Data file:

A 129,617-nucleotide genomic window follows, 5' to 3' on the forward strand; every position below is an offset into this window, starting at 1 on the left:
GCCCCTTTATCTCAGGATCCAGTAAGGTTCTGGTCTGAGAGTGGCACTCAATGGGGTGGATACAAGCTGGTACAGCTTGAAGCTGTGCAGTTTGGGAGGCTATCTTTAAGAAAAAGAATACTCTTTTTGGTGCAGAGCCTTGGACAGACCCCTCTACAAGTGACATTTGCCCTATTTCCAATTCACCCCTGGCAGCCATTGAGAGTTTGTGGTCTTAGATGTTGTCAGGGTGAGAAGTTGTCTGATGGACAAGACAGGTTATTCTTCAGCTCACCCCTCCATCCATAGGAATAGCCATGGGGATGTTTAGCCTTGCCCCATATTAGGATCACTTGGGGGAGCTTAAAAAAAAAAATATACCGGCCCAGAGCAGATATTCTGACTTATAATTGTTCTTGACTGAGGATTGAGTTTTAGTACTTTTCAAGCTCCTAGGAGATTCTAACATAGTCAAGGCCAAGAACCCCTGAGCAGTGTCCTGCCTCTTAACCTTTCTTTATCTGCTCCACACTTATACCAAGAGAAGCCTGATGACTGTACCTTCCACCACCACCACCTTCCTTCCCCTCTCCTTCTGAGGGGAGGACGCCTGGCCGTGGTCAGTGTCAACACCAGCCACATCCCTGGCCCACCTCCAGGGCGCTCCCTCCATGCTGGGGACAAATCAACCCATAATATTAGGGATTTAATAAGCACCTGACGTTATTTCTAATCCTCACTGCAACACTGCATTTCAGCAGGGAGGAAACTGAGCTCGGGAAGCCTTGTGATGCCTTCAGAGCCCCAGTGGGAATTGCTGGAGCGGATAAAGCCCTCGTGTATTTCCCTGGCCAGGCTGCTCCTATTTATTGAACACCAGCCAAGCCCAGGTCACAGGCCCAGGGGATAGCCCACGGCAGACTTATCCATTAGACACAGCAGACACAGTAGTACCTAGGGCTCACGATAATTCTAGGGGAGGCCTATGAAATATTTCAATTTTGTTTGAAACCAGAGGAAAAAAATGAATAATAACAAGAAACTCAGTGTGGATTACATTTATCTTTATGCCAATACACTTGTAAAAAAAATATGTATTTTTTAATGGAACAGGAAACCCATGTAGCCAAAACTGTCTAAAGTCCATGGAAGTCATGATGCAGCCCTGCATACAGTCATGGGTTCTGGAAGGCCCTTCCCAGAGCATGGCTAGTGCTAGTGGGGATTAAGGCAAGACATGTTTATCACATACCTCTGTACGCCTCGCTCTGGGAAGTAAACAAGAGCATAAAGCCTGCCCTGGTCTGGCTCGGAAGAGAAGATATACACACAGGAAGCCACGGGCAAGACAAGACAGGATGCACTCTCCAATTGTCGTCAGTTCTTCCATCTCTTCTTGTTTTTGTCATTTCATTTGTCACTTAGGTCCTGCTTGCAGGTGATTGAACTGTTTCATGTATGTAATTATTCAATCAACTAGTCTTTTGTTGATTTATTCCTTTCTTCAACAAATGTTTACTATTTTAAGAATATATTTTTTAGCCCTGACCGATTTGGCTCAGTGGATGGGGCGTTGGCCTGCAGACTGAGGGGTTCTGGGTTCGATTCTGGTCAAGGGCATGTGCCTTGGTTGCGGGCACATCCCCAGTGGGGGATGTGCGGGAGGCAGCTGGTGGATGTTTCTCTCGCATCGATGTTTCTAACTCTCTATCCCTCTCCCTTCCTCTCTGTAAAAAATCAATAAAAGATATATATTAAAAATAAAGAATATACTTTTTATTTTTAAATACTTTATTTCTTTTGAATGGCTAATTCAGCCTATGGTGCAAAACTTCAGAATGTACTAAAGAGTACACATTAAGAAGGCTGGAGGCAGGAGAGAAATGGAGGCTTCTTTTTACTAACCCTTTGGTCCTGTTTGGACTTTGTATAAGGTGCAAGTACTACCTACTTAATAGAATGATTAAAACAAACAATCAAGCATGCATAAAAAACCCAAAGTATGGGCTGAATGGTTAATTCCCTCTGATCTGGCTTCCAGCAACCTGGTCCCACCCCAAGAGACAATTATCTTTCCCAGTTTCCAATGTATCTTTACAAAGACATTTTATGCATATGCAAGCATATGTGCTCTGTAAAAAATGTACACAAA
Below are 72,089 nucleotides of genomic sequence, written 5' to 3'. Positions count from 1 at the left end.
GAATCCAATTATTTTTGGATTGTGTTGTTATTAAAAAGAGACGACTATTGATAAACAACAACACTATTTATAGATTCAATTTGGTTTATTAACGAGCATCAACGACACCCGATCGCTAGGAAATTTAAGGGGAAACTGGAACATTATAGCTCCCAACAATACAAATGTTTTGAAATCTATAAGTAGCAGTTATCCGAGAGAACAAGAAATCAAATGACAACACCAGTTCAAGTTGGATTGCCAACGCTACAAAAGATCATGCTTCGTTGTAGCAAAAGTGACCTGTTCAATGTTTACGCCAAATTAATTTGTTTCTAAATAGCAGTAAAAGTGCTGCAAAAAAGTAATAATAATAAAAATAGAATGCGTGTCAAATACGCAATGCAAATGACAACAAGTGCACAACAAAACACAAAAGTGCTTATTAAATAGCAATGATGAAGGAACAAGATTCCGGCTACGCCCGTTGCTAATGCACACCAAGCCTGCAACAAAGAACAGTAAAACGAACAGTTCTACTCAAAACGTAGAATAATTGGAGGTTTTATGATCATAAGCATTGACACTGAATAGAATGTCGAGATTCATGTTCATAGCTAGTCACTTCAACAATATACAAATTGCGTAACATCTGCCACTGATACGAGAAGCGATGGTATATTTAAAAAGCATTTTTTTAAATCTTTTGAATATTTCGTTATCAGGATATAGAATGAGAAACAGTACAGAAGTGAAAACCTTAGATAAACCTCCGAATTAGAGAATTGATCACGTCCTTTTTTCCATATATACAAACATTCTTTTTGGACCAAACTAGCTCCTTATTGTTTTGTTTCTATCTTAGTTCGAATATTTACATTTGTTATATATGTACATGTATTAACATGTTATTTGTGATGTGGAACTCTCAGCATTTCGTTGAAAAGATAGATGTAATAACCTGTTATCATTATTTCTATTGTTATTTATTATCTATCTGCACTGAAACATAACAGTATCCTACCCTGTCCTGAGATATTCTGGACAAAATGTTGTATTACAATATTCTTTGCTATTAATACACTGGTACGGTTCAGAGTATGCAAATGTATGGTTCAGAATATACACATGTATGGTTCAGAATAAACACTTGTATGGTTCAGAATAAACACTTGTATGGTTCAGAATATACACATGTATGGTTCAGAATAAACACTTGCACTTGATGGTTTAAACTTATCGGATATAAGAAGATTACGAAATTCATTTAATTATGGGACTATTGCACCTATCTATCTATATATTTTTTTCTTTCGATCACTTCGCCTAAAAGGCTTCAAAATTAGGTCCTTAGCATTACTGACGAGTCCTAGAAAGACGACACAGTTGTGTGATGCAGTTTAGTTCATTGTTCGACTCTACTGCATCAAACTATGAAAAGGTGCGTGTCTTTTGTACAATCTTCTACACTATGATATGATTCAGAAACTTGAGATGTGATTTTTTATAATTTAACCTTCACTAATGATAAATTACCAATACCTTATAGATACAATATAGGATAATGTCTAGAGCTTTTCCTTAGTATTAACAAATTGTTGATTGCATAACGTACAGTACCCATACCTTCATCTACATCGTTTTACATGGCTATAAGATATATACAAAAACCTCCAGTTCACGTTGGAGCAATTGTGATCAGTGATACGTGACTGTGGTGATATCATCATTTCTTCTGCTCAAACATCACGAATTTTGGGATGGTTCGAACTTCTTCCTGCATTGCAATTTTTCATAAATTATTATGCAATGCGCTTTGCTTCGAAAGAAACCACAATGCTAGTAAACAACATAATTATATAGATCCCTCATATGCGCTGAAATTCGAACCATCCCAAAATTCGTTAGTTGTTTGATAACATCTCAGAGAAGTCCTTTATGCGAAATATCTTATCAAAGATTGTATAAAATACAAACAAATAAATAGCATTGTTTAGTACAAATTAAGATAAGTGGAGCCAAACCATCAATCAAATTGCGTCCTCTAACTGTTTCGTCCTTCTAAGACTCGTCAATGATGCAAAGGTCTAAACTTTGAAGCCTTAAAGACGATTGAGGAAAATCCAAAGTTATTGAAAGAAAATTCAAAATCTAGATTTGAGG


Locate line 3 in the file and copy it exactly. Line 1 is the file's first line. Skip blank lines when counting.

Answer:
Below are 72,089 nucleotides of genomic sequence, written 5' to 3'. Positions count from 1 at the left end.